LeedsEbooks LeedsEbooks - 3 months ago 31x
Javascript Question

Does ES6 const affect garbage collection?

In Kyle Simpson's new title, You don't know JS: ES6 and beyond, I find the following snippet:

WARNING Assigning an object or array as a constant means that value will not be able to be garbage collected until that constant’s lexical scope goes away, as the reference to the value can never be unset. That may be desirable, but be careful if it’s not your intent!

(Excerpt From: Simpson, Kyle. “You Don’t Know JS: ES6 & Beyond.” O'Reilly Media, Inc., 2015-06-02. iBooks.
This material may be protected by copyright.)

As far as I can see, he doesn't expand on this, and 10 minutes on Google turns up nothing. Is this true, and if so, what does "the reference to the value can never be unset" mean exactly? I have got into the habit of declaring variables that won't be changed as
, is this a bad habit in real concrete performance/memory terms?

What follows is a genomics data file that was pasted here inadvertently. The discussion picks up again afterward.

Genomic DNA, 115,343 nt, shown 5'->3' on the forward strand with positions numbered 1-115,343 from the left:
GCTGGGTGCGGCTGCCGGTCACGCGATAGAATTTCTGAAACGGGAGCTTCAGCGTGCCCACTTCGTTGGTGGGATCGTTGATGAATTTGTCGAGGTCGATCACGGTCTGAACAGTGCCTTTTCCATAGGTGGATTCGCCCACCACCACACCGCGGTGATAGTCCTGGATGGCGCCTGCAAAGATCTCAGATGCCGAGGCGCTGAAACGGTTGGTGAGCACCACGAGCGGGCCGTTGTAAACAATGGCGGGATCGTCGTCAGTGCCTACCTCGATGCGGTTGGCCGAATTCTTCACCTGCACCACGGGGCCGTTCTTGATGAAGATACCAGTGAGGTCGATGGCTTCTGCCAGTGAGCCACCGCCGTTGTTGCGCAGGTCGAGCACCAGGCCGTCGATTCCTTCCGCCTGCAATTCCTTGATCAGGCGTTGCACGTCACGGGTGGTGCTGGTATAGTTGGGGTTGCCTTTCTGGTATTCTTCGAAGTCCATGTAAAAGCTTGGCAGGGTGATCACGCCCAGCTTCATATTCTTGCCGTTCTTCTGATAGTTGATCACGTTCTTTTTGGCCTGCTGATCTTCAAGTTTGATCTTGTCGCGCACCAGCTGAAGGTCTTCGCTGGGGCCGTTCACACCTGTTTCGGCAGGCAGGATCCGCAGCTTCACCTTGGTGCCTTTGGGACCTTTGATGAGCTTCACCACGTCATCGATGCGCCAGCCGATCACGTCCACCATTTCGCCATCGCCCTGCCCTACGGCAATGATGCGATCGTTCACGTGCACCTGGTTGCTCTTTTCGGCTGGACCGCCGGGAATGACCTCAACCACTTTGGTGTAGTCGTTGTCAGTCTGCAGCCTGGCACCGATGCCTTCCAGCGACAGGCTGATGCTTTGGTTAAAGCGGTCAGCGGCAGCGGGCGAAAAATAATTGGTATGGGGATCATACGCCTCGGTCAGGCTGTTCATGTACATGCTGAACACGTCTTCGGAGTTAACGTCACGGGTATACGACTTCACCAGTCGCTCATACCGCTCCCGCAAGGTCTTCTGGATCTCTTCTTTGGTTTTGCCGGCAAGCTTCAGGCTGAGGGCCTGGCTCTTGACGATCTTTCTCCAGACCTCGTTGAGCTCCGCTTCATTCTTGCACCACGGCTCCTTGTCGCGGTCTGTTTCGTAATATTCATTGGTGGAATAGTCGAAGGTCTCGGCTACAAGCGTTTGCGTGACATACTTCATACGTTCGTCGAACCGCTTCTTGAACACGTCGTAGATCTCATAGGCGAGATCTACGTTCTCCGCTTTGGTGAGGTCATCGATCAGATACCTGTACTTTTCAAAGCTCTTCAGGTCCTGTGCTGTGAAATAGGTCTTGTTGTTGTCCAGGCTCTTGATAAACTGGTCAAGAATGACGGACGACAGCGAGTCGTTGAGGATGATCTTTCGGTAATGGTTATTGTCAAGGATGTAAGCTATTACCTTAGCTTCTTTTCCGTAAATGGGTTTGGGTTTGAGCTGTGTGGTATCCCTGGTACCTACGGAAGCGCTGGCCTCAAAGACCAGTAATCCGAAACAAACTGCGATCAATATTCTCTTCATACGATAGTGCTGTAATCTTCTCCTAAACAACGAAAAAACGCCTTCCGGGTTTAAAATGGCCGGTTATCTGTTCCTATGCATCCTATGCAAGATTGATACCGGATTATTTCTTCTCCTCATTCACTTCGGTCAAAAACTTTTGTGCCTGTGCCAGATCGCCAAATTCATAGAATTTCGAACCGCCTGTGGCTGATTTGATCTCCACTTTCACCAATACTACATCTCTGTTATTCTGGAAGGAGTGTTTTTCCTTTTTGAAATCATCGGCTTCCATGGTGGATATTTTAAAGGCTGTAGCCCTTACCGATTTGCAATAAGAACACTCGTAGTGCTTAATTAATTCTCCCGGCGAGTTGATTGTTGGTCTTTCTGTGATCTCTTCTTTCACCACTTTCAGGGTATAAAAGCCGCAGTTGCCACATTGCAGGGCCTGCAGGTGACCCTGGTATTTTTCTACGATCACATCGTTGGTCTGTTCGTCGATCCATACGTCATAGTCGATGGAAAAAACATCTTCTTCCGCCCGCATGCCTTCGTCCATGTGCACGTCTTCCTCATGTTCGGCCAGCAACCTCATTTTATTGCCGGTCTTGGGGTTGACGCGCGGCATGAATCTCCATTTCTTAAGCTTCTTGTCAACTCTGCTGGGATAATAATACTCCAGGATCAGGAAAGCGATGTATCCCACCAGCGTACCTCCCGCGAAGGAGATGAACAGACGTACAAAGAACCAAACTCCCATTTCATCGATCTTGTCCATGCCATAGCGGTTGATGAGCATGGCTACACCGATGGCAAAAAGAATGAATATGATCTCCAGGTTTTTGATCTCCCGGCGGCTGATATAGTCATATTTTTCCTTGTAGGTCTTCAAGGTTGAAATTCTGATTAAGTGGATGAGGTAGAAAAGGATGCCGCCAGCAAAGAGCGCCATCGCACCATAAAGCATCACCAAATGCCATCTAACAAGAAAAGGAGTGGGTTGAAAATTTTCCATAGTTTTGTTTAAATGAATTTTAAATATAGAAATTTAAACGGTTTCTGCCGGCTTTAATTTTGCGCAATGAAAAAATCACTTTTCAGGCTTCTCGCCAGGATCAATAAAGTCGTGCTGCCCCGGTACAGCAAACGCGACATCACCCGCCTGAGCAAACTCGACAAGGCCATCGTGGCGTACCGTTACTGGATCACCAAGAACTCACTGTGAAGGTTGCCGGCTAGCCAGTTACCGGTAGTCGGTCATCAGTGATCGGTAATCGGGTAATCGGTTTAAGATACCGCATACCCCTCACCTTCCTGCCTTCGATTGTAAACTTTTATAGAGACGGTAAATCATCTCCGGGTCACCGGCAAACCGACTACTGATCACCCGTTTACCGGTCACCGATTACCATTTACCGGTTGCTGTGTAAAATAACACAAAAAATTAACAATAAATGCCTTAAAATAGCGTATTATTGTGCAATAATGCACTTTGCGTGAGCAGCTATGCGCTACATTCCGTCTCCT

No, there are no performance implications. This note refers to the practise of helping the garbage collector (which is rarely enough needed) by "unsetting" the variable:

    let x = makeHeavyObject();
    window.onclick = function() {
        // this *might* close over `x` even when it doesn't need it
    x = null; // so we better clear it

This is obviously not possibly to do if you had declared x as a const.

The lifetime of the variable (when it goes out of scope) is not affected by this. But if the garbage collector screws up, a constant will always hold the value it was initialised with, and prevent that from being garbage-collected as well, while a normal variable might no more hold it.